• Explain the interactions between the nervous and muscular systems when an organism responds to a stimulus (Grade 8) Details... View more aligned curriculum... Do you agree with this alignment?
Suggest an alignment not listed above

Materials List

Photo shows a device made from the two metal ear pieces of a stethoscope each attached to clear plastic tubing that runs through metal eyelet screws attached to a piece of wood.
Figure 1. The activity set-up.
copyright
Copyright © GK-12 Program, Computational Neurobiology Center, College of Engineering, University of Missouri

Each group needs:

  • stethoscope, the metal headset portion only (the ear tips and ear tubes, without the flexible tubing; see Figure 1 or slide 15)
  • wooden block (12 x ¼ x ¼ inch; 30 cm x 6mm x 6 mm)
  • hard (non-flexible) plastic tube, with ¼-inch inner diameter (ID), 40 cm long
  • 3 eyelet circle screws, with ¼-inch ID, so that the hard plastic tube goes through them
  • clear flexible plastic tube with a ¼-inch outer diameter (OD) and 0.176-inch ID, 1 meter long
  • hot glue, to secure the tube to the wooden block
  • 1-foot ruler, plastic or wooden
  • tape, to secure the ruler
  • pen or pencil, to tap the tube
  • Hearing Pre-Activity Quiz, one per student
  • Directional Hearing Worksheet, one per student
  • Sounds Right Post-Activity Quiz, one per student

To share with the entire class:

Introduction/Motivation

Photo shows a teen playing a guitar.
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Copyright © 2004 Microsoft Corporation, One Microsoft Way, Redmond, WA 98052-6399 USA. All rights reserved.

(Be ready to show students the Sound from Left or Right? Presentation [a PowerPoint file]. First, administer the three-question Hearing Pre-Activity Quiz, either by handing out paper copies or showing slide 2.)

In what ways is your hearing important to you? (Listen to student responses.) Hearing is one of our most important senses. It allows us to experience and interact with the world in so many different ways. We can experience entertainment such as music, singing, movies and theater. Our hearing enables us to gather information through spoken language and oral communication. It is important to our social relationships with friends and family.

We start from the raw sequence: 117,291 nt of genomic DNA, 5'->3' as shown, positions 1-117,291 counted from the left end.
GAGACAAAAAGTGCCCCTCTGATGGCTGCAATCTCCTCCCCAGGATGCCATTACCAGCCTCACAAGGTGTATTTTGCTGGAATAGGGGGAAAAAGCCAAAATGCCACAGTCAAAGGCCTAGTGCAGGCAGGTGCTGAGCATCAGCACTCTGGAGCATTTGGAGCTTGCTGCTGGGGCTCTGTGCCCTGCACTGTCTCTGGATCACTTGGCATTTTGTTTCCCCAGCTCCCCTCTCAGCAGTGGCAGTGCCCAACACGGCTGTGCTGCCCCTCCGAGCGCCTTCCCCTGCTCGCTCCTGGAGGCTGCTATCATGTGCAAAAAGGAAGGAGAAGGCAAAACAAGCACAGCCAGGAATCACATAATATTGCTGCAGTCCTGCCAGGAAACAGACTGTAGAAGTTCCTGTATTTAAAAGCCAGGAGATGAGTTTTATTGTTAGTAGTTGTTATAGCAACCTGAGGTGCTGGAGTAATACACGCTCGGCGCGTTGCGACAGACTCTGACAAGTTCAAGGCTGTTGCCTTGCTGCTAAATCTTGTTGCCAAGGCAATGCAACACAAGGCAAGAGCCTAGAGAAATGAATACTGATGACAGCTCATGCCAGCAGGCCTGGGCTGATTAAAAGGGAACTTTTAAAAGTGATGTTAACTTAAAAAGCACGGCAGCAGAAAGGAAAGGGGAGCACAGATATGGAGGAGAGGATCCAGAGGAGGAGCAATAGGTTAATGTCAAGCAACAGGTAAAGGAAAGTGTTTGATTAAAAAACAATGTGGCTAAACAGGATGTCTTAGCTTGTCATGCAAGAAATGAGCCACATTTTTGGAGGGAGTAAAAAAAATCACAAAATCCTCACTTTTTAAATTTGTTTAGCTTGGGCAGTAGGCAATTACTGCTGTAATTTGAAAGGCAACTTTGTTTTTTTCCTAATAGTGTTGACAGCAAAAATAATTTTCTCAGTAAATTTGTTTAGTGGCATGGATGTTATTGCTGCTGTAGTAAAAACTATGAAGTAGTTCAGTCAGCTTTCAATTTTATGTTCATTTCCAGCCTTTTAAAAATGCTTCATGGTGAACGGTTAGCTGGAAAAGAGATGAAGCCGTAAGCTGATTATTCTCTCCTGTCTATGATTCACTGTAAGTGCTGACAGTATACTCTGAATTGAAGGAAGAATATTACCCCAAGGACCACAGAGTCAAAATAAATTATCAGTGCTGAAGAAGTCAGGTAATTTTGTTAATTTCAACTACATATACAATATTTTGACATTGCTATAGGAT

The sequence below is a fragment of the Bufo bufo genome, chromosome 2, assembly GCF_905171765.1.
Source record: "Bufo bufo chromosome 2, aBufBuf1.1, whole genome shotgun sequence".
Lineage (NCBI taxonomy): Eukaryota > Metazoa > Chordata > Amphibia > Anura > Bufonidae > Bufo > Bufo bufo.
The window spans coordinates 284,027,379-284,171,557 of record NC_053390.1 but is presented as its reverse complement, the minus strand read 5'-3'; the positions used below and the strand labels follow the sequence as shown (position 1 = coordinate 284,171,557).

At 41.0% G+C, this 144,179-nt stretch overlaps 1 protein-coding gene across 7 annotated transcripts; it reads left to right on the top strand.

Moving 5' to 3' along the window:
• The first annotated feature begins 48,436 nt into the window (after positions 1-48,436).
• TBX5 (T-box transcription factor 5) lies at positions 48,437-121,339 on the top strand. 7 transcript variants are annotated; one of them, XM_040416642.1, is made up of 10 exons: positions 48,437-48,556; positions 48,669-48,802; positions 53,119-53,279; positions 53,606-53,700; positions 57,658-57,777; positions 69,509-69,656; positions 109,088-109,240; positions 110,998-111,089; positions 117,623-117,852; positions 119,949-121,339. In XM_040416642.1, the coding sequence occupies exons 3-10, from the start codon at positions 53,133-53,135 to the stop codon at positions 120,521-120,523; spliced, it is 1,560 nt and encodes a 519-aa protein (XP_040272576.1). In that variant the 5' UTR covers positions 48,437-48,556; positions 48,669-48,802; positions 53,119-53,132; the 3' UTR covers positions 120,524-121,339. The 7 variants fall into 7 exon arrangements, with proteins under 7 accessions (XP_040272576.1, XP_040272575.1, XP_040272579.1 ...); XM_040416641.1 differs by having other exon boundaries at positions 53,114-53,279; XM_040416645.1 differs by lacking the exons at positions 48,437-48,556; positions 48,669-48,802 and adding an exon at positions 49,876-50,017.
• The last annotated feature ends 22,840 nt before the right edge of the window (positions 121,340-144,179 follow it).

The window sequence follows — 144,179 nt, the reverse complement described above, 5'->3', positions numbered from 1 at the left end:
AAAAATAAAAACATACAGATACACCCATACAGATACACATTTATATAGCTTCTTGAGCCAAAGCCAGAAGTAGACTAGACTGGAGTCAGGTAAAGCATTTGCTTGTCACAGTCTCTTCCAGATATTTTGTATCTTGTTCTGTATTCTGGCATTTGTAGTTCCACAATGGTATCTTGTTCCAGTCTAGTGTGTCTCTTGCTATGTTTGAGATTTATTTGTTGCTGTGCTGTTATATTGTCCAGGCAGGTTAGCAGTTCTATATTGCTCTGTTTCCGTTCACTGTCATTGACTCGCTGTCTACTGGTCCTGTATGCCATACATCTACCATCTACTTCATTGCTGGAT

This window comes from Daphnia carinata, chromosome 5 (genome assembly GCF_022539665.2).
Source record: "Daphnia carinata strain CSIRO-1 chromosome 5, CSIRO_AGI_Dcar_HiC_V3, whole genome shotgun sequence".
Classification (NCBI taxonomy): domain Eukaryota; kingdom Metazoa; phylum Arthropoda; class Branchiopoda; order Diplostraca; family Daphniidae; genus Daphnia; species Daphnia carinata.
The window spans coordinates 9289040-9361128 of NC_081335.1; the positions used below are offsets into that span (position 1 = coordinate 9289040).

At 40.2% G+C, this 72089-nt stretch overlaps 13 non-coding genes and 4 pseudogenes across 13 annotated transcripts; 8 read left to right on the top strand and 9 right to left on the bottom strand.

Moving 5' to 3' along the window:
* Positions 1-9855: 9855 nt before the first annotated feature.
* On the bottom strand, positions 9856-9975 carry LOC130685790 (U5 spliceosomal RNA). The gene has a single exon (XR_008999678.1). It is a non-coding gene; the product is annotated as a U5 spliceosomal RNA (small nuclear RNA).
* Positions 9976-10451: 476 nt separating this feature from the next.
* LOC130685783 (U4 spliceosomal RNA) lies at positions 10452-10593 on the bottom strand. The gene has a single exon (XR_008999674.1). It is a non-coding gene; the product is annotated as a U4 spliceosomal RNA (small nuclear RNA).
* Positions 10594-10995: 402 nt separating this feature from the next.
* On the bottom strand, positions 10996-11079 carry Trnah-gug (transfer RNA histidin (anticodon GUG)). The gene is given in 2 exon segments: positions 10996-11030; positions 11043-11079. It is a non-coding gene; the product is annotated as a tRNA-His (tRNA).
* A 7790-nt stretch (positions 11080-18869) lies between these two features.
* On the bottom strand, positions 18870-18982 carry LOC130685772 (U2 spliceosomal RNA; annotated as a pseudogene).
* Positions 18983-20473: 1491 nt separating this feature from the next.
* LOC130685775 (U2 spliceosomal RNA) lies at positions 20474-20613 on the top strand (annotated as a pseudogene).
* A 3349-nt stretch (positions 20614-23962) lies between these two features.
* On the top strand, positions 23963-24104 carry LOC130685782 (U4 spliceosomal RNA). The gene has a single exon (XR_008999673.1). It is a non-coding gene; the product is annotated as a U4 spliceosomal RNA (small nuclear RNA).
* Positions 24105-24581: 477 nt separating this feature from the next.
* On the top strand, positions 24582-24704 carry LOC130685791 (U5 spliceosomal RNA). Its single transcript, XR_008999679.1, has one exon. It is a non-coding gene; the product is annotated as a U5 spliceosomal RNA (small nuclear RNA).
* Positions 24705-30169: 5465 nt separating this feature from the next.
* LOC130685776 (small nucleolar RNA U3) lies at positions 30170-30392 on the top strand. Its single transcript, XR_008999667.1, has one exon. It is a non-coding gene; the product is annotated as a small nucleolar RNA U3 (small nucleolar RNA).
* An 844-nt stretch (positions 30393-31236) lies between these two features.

Hearing also helps to keep us safe by alerting us to possible threats in the world around us. One aspect of our sense of hearing is our directional hearing. We can determine what direction sounds are coming from just by hearing them. This ability is very useful in many aspects of our everyday lives.

(Continue on to present students with the content in the PowerPoint file, using the guidance and suggestions provided in the Procedure section.)

Vocabulary/Definitions

binaural: Having (or relating to) two ears.

binaural hearing: How animals use their two ears and the time lag of sound waves to determine direction of origin of sounds.

directional: Related to a direction, that is, sound coming from a direction.

sound localization: A person's ability to identify the location or origin of a detected sound in direction and distance.

stethoscope: An instrument used to listen to heart sounds.

Procedure

Teacher Notes

  • Present to students the directional hearing content information and detailed concept explanations provided in the 15-slide PowerPoint file using the guidance and suggestions provided below.
  • The worksheet and pre/post quizzes (and answers) are embedded in the presentation and available as separate attachments, leaving it to the teacher to decide how to administer them.
  • Students use an experimental set-up to investigate directional hearing. The set-up consists of a stethoscope headset connected to a flexible tube that is attached to a wooden block with a ruler on it. One student puts the stethoscope in his ears while behind him his partner taps on the tube at random locations. The listener indicates whether the sound is coming from the left or right, responses that the tapping partner records on a worksheet. Then the pair switches roles and repeats the experiment, filling out a second worksheet.

Before the Activity

  • Gather materials and make copies of the worksheet and quizzes.